OHE April 18, 1999 (Waiau Ridge)

Date: Sun, 18 Apr 1999 22:18:34 -1000
From: Dayle K. Turner (turner@hawaii.edu>
Subject: Waiau Ridge

Wing Ng has proclaimed himself the world's expert on Waiau Ridge. Bob Silva, a long-time HTMC member, now retired, is the patron saint of Waiau, having logged dozens of hours working on trails there. Both played roles in a successful HTMC maintenance outing today.

The club has not hiked Waiau in two years but the dry spell will end with a scheduled outing in a couple weeks (coordinated by Arnold Fujioka). Even with all the work Bob Silva has done, the majority of the ridge is badly overgrown and in need of much attention to be hikeable. Aware of the difficulty of clearing the ridge from bottom to top, we planned a two-pronged attack: one group would ascend the Waimano Trail, cross over on the summit, and then descend Waiau, clearing as it went; the other group, on the other hand, would set off from the end of Kaahumanu Street, hike the improved segment maintained by Silva, and then begin clearing upridge until it encountered the summit-down group.

I was with the top-down team and was joined by eleven others: Pat Rorie, Ralph Valentino, Ken Suzuki, Brandon Stone, Jim Pushaw, Judy & Kim Roy, Inger Lidman, Kay Lynch, Jay Feldman, and Nathan Yuen. We met at 7 a.m. at the Waimano trailhead and commenced hiking not long after that.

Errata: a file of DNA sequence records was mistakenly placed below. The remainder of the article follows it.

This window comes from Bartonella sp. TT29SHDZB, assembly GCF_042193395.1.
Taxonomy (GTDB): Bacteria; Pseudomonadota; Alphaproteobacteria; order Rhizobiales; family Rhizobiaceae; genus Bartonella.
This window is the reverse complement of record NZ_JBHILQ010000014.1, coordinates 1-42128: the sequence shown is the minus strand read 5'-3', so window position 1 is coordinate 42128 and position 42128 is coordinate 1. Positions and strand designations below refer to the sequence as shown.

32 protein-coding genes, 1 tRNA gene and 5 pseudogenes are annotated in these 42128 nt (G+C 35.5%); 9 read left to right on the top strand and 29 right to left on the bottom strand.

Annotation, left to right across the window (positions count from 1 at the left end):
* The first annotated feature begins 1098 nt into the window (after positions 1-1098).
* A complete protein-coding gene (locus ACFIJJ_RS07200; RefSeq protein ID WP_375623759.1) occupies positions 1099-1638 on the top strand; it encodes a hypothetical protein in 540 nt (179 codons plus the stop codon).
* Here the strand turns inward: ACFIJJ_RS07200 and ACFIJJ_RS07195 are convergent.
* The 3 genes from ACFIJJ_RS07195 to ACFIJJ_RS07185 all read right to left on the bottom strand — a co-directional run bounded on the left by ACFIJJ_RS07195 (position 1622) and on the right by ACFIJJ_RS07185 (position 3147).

The bottom-up team met at 8:00 at Kaahumanu and included Thomas Yoza, Grant Oka, his daughter Georgina, Carole K. Moon, June Miyasato, Naomi Nasu, Arnold Fujioka, Lynn Agena, Carmen Craig, Lita Komura, Kris Corliss, Dusty & Sandy Klein, Larry Oswald, Harold Chinen, Kost Pankiwskyj, and Gina Goodman. Bob Silva and his wife Yoriko, who live near the Kaahumanu trailhead, were there to greet them.

For the top-down team, the ascent of Waimano went well despite muddy conditions and intermittment drizzle showers. I can report that the route has been beautifully cleared by Na Ala Hele (and prison labor?) to the five-mile marker. Thereafter, it is a bit bushy but no problem to navigate. Arecent landslide has wiped out a section of the trail at around the four-mile point but scrambling up and around it is possible. We also encountered a troop of Boy Scouts and their adult leaders, heading out after camping along the trail the night before.

A bit past 9:30, the first of us summitted Waimano (elev. 2,160). After a brief rest, we climbed a sizable nob to the south on the wind-whipped crest to reach the terminus of Waiau Ridge (elev. 2,329). The crossover took maybe fifteen minutes. Clouds obscured views.

One of Wing's red ribbons marked the Waiau summit. Other than that, the terminus is unremarkable and devoid of any distinct landmarks. The initial descent involved weaving through moss-covered ohia trees and uluhe, and spotting another old ribbon about 25 meters down indicated we were on the right ridge. Jay Feldman was the appointed ribbon affixer, and by day's end he had used just about all of a brand new roll of pink markers.

Low clouds continued to limit visibility until noon, and at a few points we stopped to examine maps, make altimeter checks (courtesy of Kim Roy), and to make educated guesses about which way to proceed. Unlike some other Koolau ridges, Waiau isn't a straightforward descent. For example, at four or five spots, a side ridge extends from the main ridge, and because we were moving forward without benefit of a trail or previously left ribbons, we had to stop to make choices about which way to proceed.